"He’s all in the glove compartment, everything, looking all in there," Vereen said. "Doesn’t even acknowledge the kids, say, 'How you doing?' Nothing like that."

And then it was over.

"And then he just comes back to the car and says, 'Here’s your ticket, you can dispute it in court; have a good day.'"

Vereen did dispute the ticket. His lawyer said a judge threw it out. But it’s not the ticket that bothers Vereen. It’s the alleged conduct of the police.

"I felt like I had no power in front of my sons," he said in an interview. "And I felt like I was almost emasculated in front of them, in a way... They were doing what they wanted to do, hoping to find something, and they didn’t.”

The Lawsuit

This all happened a year ago. I met Vereen and his attorney Dan Barrett last week after Vereen decided to sue the two officers involved for violating his constitutional rights when they searched him and his car. 

"[W]e stand by the actions of the Bridgeport Police officers involved in this complaint."
City of Bridgeport

Barrett is the legal director of the ACLU of Connecticut. He thinks the case is pretty straightforward.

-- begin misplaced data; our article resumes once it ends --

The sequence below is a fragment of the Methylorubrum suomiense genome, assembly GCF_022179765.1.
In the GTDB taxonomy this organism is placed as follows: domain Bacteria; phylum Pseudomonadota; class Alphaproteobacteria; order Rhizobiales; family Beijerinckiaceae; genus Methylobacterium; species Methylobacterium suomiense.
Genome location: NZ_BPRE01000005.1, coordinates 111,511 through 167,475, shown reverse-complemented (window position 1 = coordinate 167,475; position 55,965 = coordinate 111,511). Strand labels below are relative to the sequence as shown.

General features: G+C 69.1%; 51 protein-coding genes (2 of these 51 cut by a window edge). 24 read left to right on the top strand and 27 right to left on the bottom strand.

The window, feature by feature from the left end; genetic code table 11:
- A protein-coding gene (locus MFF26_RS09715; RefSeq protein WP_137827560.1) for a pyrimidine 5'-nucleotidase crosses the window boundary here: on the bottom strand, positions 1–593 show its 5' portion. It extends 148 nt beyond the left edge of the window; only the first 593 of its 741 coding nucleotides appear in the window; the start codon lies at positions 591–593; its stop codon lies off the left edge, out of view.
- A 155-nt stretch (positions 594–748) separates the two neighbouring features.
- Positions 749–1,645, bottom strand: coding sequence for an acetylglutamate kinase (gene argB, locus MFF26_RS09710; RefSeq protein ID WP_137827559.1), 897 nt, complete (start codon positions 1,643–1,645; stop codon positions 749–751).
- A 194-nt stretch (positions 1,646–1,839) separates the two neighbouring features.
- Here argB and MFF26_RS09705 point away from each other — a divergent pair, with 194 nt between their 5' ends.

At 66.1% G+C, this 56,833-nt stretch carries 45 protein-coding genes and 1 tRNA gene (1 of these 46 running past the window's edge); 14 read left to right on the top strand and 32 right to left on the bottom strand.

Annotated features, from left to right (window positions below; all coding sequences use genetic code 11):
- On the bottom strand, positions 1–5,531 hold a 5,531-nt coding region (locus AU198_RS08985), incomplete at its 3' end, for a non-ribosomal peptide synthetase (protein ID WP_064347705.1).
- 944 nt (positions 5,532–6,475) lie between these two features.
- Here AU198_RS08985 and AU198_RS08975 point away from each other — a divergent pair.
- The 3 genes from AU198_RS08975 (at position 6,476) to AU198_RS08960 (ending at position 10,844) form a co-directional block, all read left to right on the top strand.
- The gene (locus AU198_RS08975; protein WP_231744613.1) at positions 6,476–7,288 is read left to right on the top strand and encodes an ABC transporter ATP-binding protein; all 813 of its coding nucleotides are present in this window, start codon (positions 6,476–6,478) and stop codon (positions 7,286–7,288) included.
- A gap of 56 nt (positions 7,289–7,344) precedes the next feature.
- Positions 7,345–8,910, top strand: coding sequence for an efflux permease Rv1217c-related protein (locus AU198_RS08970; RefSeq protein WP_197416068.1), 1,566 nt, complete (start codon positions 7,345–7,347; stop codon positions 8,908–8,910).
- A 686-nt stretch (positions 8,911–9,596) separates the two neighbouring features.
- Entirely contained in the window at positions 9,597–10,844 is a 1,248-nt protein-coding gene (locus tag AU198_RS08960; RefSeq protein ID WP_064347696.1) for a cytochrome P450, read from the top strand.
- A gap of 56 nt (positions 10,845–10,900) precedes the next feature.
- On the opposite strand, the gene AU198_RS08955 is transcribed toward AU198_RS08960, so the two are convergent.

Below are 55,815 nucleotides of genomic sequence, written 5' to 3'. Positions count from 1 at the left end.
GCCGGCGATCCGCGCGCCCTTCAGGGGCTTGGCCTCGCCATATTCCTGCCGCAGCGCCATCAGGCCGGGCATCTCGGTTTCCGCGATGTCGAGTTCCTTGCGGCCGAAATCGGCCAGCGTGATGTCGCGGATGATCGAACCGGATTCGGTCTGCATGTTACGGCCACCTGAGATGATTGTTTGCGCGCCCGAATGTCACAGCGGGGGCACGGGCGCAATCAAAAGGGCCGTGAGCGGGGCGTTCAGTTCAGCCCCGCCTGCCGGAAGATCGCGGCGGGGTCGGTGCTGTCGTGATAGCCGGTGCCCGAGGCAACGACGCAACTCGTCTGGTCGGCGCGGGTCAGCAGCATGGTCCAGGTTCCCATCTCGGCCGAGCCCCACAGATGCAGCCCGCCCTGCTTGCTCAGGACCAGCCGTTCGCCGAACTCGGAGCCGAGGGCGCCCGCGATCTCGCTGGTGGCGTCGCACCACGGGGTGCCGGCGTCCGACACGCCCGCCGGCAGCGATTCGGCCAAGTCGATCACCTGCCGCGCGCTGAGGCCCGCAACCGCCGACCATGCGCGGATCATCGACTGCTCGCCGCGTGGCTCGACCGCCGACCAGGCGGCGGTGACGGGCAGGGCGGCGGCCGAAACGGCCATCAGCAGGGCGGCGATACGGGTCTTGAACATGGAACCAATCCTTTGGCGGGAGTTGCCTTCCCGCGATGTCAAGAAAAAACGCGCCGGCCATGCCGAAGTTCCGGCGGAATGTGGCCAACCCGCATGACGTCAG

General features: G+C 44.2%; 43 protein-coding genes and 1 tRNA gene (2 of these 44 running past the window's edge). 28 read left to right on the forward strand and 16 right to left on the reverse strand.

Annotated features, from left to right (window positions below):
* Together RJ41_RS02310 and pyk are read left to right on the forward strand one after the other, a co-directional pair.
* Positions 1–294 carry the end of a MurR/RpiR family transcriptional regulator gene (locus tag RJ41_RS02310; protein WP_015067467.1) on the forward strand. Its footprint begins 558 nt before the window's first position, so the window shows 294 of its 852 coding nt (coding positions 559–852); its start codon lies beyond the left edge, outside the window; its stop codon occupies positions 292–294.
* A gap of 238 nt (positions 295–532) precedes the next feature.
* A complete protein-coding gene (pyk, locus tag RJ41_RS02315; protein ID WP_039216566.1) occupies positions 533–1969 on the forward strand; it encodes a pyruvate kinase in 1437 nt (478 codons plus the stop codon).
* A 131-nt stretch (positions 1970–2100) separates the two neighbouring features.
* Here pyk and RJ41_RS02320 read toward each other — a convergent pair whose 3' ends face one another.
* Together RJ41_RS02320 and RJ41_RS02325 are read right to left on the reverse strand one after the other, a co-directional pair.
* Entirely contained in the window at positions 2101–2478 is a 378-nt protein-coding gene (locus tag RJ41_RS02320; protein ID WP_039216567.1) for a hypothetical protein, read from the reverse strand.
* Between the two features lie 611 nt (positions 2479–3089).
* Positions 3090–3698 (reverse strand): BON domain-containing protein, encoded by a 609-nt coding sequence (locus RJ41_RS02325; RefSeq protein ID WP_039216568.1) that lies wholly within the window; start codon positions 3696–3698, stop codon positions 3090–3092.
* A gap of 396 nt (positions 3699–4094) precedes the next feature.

"Anyone who watched a police drama on television could walk you through and say, gee, don’t the police need a reason before they pull somebody out, frisk them, and then search the car?" Barrett said. "And the answer is: yes. It’s that magical phrase: probable cause."

A spokesman for the city of Bridgeport declined to comment, other than to say that "we stand by the actions of the Bridgeport Police officers involved in this complaint."

The city, which isn’t a defendant in the case, said it will respond in court. The officers also declined to comment.

Measuring Whether Race Plays a Role

While Vereen’s complaint alleges violations of federal law, the state has a law of its own: the Alvin W. Penn Racial Profiling Prohibition Act. It stops law enforcement from stopping, detaining, or searching motorists when the stop is motivated by things such as race. It also instructs police departments to collect data about their traffic stops for the state to analyze.

"I think it comes back to the implicit bias."
Woodrow Vereen

Michael Lawlor, the governor’s under secretary for criminal justice issues, said there have long been anecdotes about how minorities got different treatment than their white peers during traffic stops. Now, in some departments, there’s data to back that up.